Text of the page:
Within the PR industry we need to hold ourselves accountable for client results and client satisfaction. That being said there are certainly times when there is a difficult project that simply is not receiving the traction that we initially intended. Yes as Publicist we need to pay the bills, however, we also need to maintain a high level of integrity. So how do you handle a situation when a contract has not panned out? Simple- you comp a month and work your behind off- or you extend the contract. I am not referring to the client that expects your PR firm to lock in the Today Show within one months time or sales to spike 25% within 30 days. I am referring to realistic clients with realistic expectations of secure media placements. If you delivered bupkis that is not OK. It should never be ok. Success is based on effort and if you delivered bupkis then as a responsible publicist it is your job to realize that you did not swerve and change course fast enough or when you needed to. it is your job to fix the issue.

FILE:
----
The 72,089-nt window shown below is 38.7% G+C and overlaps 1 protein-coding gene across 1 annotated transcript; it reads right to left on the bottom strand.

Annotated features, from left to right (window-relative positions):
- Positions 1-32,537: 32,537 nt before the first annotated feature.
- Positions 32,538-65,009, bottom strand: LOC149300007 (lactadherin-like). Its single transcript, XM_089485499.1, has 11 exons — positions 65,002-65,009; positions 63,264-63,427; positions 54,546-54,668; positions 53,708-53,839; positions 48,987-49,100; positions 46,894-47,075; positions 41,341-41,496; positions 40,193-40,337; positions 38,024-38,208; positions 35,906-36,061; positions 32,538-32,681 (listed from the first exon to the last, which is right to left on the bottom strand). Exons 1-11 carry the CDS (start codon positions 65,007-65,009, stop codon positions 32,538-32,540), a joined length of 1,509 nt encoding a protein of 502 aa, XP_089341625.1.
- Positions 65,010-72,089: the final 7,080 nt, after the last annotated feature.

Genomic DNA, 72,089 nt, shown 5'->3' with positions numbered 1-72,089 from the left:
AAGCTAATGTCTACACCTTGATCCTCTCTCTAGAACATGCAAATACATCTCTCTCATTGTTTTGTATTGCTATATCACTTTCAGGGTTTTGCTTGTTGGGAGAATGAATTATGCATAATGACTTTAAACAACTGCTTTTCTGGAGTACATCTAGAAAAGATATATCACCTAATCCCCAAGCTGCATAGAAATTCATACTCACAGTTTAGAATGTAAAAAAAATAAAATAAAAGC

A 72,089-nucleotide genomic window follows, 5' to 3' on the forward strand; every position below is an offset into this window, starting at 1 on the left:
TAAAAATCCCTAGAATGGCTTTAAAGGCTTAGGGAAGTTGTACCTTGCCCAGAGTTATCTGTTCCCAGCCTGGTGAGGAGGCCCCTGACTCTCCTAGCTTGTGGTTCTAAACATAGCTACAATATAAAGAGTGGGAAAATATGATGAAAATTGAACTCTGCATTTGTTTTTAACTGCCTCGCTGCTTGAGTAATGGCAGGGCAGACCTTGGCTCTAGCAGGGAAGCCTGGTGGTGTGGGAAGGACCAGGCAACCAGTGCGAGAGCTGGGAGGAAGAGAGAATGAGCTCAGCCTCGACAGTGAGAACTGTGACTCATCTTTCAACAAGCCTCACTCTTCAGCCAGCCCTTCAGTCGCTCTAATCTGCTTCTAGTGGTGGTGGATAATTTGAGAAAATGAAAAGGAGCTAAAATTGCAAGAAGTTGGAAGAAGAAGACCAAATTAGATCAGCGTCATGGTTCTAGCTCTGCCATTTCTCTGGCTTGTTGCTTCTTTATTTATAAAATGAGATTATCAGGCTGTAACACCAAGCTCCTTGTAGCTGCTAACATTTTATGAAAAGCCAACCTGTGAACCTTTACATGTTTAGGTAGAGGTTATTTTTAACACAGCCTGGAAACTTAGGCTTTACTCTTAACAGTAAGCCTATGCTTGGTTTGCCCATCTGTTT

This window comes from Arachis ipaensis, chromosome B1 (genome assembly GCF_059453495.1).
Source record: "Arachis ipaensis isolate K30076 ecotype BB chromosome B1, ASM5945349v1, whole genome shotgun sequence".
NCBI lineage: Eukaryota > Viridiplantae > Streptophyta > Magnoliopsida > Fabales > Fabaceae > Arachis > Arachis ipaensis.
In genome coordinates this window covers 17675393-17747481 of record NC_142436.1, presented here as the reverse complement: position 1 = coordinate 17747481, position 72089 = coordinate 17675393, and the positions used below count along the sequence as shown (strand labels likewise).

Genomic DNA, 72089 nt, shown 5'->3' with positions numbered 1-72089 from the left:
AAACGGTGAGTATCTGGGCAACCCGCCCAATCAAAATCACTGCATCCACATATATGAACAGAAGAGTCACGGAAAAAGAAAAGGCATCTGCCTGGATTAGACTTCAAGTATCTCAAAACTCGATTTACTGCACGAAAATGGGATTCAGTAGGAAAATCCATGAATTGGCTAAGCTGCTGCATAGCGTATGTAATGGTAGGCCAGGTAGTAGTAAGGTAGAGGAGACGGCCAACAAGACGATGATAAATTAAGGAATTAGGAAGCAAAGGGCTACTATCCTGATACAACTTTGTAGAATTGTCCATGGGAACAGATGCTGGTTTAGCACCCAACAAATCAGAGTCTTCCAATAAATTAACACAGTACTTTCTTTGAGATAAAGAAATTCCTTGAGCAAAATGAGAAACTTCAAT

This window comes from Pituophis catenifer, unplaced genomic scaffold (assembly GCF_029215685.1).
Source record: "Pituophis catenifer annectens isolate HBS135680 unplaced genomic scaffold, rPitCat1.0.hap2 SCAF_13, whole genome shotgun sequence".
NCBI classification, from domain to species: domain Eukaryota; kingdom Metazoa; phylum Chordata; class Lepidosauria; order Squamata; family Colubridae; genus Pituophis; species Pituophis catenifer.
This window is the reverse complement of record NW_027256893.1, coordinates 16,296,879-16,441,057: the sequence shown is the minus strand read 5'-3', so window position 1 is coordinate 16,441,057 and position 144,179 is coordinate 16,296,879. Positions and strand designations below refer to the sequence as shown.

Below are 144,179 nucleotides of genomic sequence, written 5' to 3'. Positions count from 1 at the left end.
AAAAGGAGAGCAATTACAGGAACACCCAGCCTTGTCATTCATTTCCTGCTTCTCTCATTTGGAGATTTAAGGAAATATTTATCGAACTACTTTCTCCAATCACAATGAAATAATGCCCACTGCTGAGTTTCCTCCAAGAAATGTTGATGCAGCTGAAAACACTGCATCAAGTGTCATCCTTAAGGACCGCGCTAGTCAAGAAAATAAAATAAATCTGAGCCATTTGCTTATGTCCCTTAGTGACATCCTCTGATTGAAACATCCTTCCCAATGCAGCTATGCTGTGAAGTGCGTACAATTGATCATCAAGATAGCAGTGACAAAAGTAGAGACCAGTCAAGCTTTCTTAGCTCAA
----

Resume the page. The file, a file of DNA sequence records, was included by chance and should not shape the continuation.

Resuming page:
We need to change the perception of the PR industry. Publicists are not rip off artists. We are brand ambassadors and cheerleaders on the front line. we work our behinds off to communicate messages and really assist in growing businesses. We need to be accountable cheerleaders and ensure that at all times we hold the highest standard of the business that is Public Relations.

Monique Tatum

Monique Tatum is the CEO of BPM-PR Firm, a PR and Marketing firm based out of NYC. The firm services clients for full scale public relations campaigns, events, social media, influencer and celebrity marketing for fashion, beauty, lifestyle, corporate communications, technology and more.

No Comments

Sorry, the comment form is closed at this time.